Introduction: Silent Travel Guitar for $1.

Picture of Silent Travel Guitar for $1.

I wanted a thin, light nylon string guitar to fit in my backpack to take on my travels - mainly for practicing left and right hand technique, rather than for performing to others. I hunted around and found "Silent Guitars", but they cost upwards of $300. Mmmm. Not paying that! I wondered what I could do with an old guitar that somebody gave me because the front (tapa) was splitting away from the body. I also found an old skate board deck. I 'married' the two and this is what I came up with. And the $1? I had to buy a bolt to join the neck to the 'skateboard' body. I can't say it would be any good for the concert hall, but it suits my purpose just fine. There are still various mods I am thinking through - fitting a pick-up and a strap, and improving the finish maybe?

I can loosen the strings and then undo the bolt holding the 'body' to the neck, halving the length of my 'silent' guitar.

I would love to hear comments and suggestions or improvements.

Step 1: Find Beat Up Guitar.

Picture of Find Beat Up Guitar.

Here is the beat up guitar before I started.

Step 2: Remove the Top Plate.

Picture of Remove the Top Plate.

I prised the top off gently with a chisel.

Step 3: Cut Off the Bottom of the Sound Box.

Picture of Cut Off the Bottom of the Sound Box.

Picture says it all.

Step 4:

Picture of

Step 5: Separating Neck and Body.

Picture of Separating Neck and Body.

Step 6: Cleaning the Neck.

Picture of Cleaning the Neck.

Step 7: Shaping and Attaching a Mount.

Picture of Shaping and Attaching a Mount.

Don't really know what to call this step, but I shaped a mount and attached that to the shaped skateboard deck - four screws and glue. Then I drilled a hole through this mount into the heel (still attached to the neck). The hole was slightly undersize for the bolt. The bolt runs through this mount and into the heal. The bolt has threaded into the heal and so far this has easily enough grab to be able to hold the mount to the heel. This provides the primary strength of the instrument. The pull of the tensioned strings provides the final piece of the jigsaw.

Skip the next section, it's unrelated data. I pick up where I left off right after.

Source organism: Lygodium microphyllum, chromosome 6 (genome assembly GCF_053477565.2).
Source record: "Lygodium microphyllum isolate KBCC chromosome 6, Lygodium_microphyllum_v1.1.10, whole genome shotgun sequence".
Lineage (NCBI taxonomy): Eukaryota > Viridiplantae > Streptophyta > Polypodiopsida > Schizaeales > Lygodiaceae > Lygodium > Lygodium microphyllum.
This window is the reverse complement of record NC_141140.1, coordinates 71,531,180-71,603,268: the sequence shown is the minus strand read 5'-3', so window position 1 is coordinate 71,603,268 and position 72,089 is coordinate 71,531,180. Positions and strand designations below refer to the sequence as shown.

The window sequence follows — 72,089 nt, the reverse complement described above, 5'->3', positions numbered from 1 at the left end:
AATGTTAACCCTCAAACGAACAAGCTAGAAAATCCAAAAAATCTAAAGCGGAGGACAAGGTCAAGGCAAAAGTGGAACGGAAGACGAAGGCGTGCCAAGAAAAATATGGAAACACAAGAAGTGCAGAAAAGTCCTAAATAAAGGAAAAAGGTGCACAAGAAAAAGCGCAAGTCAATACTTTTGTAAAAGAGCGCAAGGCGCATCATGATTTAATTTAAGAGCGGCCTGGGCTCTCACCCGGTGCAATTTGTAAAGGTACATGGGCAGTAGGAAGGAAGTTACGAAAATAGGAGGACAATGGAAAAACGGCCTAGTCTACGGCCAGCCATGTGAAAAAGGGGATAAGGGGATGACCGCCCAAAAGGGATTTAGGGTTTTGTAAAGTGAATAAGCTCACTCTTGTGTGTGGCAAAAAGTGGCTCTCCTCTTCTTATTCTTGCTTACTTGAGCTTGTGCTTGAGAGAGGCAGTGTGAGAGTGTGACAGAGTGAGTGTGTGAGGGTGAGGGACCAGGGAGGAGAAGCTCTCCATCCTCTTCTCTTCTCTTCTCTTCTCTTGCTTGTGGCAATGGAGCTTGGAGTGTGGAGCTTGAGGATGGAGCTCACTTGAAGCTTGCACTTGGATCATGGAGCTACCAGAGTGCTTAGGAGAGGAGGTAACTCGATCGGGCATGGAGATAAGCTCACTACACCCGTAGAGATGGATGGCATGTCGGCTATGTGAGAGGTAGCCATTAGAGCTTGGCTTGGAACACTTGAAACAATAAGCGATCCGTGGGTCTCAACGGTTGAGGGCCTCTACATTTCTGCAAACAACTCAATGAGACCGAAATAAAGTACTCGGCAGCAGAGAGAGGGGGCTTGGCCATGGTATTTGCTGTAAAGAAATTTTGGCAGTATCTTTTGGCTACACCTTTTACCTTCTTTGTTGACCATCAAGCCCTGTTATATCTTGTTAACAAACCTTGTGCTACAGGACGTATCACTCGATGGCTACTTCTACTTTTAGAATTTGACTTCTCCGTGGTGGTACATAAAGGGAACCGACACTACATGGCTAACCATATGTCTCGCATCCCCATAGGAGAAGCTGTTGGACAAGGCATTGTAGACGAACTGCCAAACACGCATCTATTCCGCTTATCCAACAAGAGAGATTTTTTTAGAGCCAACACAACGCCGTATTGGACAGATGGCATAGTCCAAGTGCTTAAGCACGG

Step 8: The Underside.

Picture of The Underside.

Here is the view of the mount from underneath.

Step 9: The 'finished' Guitar - So Far.

Picture of The 'finished' Guitar - So Far.

Step 10: Compared to My Main Guitar - Face On.

Picture of Compared to My Main Guitar - Face On.

Step 11: Compared to My Main Guitar - Side On.

Picture of Compared to My Main Guitar - Side On.


Hambone22 (author)2016-10-09

I've never heard one of these. How does it sound?

Blake15trans (author)Hambone222016-11-16

It's pretty quiet, but it sounds alright. It's good for practice mostly or if you like jamming while other people in your house are sleeping.

SpencerC2 (author)2016-10-09

Not as loud as a guitar with a proper sound box, but I was surprised that it can be heard clearly in a quiet environment. It is easy to add a pickup and preamp, to listen using headphones or through an amplifier.

Quadrifoglio (author)2016-06-21

“if it’s no longer useful, transform it into something that is.” It certainly does that and I voted for it.

p_282 (author)2016-06-19

Really nice work, especially on the heel. Does the bolt mean you can take it apart to fit in your backpack?

SpencerC2 (author)p_2822016-06-19

Yep, I can loosen the strings and undo the bolt and I have two halves! Fits into backpack easily.

DIY Hacks and How Tos (author)2016-06-19

That looks great. Awesome rebuild.

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